2010 Annual Report
1a.Objectives (from AD-416)
Objective 1: Develop and evaluate a model of childhood obesogenic environments based on parent-child dynamics affecting child eating behaviors and body weight status.
Sub-objective 1.A. Examine a set of functional relationships involving food parenting practices (i.e., strategies parents use and problems they encounter with getting children to eat healthy), child eating behaviors, and weight status.
Sub-objective 1.B. Examine the nature of the perceived effectiveness of food parenting practices (theoretically associated with feeding styles) by examining some psychosocial precursors of food parenting practices such as child temperament, and parent affect.
Sub-objective 1.C. Examine the nature of parent/child dyads involving eating behaviors and weight status and how these are influenced by feeding styles, child temperament, and parent affect.
Sub-objective 1.D. Identify specific family characteristics (i.e., emotional climate at family meals) that influence child eating behaviors and body weight status.
1b.Approach (from AD-416)
Data analyses will first be completed on multiple aspects of an existing data set of parent-report data and height and weight data (independently gathered by research staff members on parents and children) at Head Start centers across two states. This data set includes information on African-American, Hispanic, and White low-income families. Secondly, data is currently being gathered on African-American and Hispanic low-income Head Start families in Houston, TX, and will be analyzed to gain additional information on the aspects of the family environment that impacts and influences children's eating behaviors and weight status. Ultimately, a model of parent-child dynamics will be developed (through these series of analyses) that can best explain the impact of the low-income environment on the weight status of preschool children (which includes the eating environment).
In FY2010, Children's Nutrition Research Center researchers conducted an analysis of an existing data set, resulting in submission of two manuscripts for peer review regarding strategies parents use to get children to eat healthy and problems parents encounter with getting children to eat healthy. A single manuscript was submitted to the Journal of Developmental and Behavioral Pediatrics entitled "Child Temperament and Strategies in Feeding Children Healthy Foods among Low-Income Families: The Mediating Role of Parent Affect".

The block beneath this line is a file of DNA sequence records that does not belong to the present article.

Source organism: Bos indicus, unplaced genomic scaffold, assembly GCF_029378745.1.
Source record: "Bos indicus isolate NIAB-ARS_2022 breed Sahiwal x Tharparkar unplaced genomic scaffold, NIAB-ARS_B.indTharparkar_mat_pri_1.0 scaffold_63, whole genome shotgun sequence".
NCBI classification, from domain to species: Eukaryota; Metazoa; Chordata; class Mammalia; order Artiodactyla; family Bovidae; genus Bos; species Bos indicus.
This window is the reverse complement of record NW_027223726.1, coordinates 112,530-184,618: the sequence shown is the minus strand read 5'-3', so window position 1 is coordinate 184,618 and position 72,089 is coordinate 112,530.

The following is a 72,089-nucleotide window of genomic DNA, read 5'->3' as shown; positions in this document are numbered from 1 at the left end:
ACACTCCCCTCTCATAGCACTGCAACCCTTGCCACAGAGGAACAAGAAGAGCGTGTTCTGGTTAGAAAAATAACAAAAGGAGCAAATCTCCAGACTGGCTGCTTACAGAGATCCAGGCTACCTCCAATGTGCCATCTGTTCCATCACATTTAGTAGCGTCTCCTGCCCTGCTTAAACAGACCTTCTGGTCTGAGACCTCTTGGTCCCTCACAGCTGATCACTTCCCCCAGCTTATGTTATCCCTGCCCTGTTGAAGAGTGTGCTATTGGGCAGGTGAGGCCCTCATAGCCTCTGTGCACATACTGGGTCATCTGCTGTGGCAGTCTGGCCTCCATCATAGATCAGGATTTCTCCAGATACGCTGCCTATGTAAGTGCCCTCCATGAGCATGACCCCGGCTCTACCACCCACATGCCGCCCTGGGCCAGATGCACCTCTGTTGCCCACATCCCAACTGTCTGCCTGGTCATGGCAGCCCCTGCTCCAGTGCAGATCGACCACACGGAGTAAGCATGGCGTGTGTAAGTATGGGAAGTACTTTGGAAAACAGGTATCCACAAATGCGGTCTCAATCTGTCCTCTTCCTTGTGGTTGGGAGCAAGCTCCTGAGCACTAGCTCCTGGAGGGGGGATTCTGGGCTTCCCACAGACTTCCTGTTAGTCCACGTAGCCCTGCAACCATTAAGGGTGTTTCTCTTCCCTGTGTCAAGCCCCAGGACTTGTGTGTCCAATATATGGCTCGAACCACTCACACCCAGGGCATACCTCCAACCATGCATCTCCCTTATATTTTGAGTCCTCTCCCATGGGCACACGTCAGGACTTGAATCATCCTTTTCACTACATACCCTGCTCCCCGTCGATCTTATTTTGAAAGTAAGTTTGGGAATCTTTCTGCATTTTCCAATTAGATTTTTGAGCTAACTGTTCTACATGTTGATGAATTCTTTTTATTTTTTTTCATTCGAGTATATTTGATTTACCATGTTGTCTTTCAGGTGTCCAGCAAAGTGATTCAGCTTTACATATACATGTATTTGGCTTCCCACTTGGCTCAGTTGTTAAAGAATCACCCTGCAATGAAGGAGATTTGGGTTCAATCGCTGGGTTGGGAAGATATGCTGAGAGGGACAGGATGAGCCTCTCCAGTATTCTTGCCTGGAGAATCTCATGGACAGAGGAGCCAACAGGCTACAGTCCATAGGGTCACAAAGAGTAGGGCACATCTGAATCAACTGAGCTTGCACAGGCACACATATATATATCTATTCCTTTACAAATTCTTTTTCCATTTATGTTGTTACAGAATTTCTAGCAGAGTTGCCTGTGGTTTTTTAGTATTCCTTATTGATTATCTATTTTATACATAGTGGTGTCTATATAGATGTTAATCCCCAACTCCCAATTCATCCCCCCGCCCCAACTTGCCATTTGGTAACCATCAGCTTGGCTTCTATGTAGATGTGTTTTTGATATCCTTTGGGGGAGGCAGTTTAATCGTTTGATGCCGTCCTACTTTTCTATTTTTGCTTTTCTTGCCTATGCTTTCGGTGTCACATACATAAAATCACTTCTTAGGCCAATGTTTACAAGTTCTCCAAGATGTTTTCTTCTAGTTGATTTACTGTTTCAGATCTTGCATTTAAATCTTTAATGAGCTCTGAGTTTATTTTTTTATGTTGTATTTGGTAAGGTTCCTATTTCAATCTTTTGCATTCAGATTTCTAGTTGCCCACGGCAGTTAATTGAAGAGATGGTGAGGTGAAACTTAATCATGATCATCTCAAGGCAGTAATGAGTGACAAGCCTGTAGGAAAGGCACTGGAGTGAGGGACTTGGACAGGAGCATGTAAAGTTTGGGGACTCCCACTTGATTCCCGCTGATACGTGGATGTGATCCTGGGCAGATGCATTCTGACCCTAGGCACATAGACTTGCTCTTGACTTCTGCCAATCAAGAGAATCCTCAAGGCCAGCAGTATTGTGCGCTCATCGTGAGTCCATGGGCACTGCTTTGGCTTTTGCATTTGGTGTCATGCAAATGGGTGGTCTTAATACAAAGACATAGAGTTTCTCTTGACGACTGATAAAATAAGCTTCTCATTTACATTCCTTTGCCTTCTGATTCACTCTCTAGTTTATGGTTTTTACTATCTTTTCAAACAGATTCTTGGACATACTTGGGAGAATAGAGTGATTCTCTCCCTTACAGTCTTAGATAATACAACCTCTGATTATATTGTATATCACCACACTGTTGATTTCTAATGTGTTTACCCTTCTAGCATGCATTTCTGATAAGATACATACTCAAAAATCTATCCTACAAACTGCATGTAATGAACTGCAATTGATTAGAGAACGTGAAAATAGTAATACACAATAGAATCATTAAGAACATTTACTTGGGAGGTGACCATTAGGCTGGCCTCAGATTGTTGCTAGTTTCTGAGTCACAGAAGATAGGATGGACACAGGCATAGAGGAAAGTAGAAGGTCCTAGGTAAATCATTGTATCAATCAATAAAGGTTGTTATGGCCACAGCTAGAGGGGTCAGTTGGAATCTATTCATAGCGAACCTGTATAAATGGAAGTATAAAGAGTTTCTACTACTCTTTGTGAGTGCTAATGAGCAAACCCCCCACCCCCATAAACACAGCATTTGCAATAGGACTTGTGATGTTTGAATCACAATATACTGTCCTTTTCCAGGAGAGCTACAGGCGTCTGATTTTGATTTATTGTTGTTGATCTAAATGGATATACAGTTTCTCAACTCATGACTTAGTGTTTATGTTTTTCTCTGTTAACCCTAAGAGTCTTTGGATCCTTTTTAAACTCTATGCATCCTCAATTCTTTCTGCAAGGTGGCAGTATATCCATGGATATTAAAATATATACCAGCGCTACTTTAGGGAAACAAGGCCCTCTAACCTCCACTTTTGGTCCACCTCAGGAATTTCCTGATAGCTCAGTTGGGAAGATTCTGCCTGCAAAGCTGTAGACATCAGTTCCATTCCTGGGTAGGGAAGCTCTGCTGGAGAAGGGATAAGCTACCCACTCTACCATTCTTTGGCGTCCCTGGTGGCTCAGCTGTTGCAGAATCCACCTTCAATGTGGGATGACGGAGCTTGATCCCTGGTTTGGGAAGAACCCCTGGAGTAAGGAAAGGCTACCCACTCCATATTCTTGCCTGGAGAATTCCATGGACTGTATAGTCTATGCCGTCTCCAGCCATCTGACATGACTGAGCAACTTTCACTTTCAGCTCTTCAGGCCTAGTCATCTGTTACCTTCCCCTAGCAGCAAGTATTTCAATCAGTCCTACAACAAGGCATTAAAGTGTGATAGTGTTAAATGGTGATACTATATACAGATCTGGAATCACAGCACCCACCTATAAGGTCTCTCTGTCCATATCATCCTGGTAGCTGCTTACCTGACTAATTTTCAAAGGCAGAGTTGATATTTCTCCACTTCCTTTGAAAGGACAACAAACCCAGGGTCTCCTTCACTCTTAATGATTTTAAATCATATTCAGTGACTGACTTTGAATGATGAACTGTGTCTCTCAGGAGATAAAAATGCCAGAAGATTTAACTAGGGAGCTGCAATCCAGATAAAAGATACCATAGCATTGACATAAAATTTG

Furthermore, we presented a paper at the International Society for Behavioral Nutrition and Physical Activity in June 2010 regarding observed parent affect during family meals in low-income Head Start families which presents preliminary data collected by Children's Nutrition Research Center researchers. This presentation examined how the emotional climate of the dinner meal may influence the eating behaviors of children.
The ADODR monitors activities for the project by routine site visits.
Understanding the emotional climate of the dinner meal in Head Start families. Although psychologists have discussed the importance of the emotional climate in parent-child relationships, this has not been studied in a feeding context. To observe differences in the emotional climate created by parents (including affect and other parent behaviors such as tone of voice and gestures) during the dinner meal among low-income families, researchers at the Children's Nutrition Research Center, Houston, Texas, compared observed parental measures of positive effect, negative effect, intrusion, and detachment and the influence on feeding. Authoritarian parents (those who expect strict adherence to their directives) were found to be significantly more negative and intrusive with their children during the dinner meal compared to authoritative parents (those who are both responsive and exercise appropriate control) and indulgent parents (those who are highly responsive but do not set boundaries with their children). The uninvolved parents were significantly more detached with their children during the dinner meal compared to authoritative and authoritarian parents and children on average had a higher BMI score of all groups. Results suggest that the emotional climate of the dinner meal may play an important part in how parents socialize their children around eating during mealtime. Results also suggest that parents' self-reported feeding styles may be a proxy for the emotional climate of the dinner meal, which may in turn influence the child's eating behaviors and weight status.
The impact of parent and child characteristics on feeding healthy foods. Since childhood obesity is a significant public health problem, it is important to understand environmental influences on the development of overweight in children. Parents are considered one of the most important environmental influences on the eating behaviors of young children. To evaluate how parent affect and child temperament play a role in how healthy foods are offered to their children researchers at the Children's Nutrition Research Center, Houston, Texas, used an existing data set to develop measures of strategies parents use and problems encountered in getting their children to eat healthy foods such as fruit and vegetables. Our analyses indicated that a positive parent was associated with feeding strategies and decreased perception of feeding problems. Negative parental affect was associated with increased perception of feeding problems especially when children were negative themselves. Understanding the mechanisms of feeding is important in the facilitation of tailored interventions designed to prevent and reduce overweight in children.